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Politics

216 groups call on federal parties to make LGBTQ2 rights a campaign issue

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In a joint statement released ahead of the federal election, 216 organizations from across the country called upon Canada’s political parties to address issues of discrimination and include LGBTQ2 communities in their policies and initiatives.

“We call on all political parties running in the Canadian federal election to commit to ensuring that human rights and gender minorities are secure in Canada and that our communities continue to be reflected in all areas of federal policy, both domestic and international,” the statement released on Monday reads.

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Among the 216 signatories on the statement are the Toronto HIV/AIDS Network, Planned Parenthood Toronto and Ottawa, Egale Canada, UFCW Canada, Dignity Network, ProudPolitics Canada and Capital Pride.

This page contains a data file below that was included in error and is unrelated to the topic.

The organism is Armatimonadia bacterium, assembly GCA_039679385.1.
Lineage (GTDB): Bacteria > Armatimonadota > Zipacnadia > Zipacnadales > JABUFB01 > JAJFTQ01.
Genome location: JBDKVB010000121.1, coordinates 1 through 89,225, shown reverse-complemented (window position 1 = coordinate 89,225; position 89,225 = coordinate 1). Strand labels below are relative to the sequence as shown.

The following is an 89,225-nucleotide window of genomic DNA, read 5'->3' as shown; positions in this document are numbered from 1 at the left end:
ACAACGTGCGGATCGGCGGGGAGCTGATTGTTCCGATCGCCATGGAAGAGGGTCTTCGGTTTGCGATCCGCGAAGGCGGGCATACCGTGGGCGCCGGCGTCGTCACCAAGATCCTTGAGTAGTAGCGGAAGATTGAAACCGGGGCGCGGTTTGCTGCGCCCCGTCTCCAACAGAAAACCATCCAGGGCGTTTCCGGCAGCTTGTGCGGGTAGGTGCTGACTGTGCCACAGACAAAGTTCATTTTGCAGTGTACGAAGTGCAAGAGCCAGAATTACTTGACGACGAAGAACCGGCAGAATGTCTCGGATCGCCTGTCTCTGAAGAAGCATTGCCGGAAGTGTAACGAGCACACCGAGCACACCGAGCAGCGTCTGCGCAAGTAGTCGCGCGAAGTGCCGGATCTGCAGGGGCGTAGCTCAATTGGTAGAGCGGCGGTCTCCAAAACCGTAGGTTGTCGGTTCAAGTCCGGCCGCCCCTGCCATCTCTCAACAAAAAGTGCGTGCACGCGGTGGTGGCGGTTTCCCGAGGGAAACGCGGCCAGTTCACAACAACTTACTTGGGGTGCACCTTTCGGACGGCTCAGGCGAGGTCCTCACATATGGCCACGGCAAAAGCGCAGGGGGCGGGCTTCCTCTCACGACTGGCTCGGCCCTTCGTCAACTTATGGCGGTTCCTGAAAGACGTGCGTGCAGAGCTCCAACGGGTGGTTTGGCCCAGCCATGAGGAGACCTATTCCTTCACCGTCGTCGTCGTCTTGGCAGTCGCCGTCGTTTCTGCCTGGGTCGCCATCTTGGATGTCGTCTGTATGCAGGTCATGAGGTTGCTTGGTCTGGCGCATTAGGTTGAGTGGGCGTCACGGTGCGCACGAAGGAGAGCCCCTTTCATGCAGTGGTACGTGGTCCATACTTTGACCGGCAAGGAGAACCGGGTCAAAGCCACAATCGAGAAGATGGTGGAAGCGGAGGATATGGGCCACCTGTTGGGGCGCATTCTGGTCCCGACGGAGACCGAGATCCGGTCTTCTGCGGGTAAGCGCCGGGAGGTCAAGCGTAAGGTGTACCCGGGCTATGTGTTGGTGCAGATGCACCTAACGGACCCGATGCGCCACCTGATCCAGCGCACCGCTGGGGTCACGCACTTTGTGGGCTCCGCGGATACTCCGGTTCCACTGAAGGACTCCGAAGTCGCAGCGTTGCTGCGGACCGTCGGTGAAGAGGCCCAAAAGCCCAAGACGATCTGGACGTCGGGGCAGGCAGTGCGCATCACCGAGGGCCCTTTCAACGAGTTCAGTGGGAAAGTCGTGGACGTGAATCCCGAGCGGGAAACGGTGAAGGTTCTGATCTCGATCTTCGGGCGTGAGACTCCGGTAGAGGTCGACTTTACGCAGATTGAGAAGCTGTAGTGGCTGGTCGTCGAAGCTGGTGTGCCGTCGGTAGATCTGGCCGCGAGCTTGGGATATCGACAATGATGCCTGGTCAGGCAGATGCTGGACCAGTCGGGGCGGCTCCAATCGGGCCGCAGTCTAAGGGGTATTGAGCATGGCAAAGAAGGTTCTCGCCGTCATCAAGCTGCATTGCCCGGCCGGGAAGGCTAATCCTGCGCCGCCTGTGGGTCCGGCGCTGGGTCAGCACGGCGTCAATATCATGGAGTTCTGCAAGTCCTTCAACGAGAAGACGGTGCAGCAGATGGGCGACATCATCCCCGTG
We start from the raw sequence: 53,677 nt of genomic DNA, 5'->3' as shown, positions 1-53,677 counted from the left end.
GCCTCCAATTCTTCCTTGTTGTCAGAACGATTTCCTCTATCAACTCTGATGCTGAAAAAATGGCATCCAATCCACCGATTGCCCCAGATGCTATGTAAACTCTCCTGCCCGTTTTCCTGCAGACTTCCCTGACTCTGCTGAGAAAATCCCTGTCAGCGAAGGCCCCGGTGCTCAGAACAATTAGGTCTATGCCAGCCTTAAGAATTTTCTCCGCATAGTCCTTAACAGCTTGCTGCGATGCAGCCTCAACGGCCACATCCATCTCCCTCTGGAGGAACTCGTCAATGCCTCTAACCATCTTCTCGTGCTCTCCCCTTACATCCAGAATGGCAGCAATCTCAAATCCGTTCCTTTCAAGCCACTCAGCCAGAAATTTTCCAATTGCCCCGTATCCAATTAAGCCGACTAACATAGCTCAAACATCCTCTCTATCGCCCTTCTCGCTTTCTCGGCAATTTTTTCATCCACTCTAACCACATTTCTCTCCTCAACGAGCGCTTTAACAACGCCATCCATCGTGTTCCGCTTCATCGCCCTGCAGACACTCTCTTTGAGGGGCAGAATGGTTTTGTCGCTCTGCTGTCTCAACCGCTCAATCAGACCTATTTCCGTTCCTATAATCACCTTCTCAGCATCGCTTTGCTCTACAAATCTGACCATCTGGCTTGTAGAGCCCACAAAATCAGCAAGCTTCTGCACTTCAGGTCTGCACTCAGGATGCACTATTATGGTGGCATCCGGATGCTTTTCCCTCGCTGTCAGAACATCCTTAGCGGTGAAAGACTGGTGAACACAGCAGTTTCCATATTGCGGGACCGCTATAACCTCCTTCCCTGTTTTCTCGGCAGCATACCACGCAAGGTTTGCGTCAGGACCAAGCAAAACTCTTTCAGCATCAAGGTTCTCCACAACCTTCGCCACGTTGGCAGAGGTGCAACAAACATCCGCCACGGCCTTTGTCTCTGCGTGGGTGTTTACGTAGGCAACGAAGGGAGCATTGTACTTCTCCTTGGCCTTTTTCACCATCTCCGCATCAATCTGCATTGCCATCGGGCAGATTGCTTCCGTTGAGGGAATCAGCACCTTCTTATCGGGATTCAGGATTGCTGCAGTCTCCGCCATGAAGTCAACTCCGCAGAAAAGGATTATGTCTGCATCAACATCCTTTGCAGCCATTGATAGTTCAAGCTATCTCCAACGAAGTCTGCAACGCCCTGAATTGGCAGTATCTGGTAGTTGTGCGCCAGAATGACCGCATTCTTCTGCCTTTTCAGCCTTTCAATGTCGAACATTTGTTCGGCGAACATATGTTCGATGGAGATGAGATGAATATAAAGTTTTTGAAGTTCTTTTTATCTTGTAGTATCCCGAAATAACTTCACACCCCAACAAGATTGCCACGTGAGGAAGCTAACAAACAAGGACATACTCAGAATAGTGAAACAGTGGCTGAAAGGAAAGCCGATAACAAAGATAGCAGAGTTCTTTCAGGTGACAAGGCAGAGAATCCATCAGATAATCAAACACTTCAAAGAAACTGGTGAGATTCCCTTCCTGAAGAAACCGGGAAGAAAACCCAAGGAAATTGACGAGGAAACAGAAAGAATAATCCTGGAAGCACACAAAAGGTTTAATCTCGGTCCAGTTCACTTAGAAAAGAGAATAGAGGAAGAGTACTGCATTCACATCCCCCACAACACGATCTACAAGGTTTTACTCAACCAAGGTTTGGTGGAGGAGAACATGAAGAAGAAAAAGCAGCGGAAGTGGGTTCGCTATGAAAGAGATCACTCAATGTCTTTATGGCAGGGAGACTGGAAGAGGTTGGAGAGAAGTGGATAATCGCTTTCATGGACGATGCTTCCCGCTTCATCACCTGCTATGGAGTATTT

A press release issued alongside the statement says that over the past five decades, LGBTQ2 communities have seen “ongoing progress” regarding their basic human rights and a movement towards full inclusion in Canadian society.

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The groups say legal advances, including basic protections against discrimination and recognition of LGBTQ2 relationships and families, have led to Canada being seen as a “global leader” in the advancement of human rights for sexual and gender minorities.

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However, the groups say, there is work left to be done.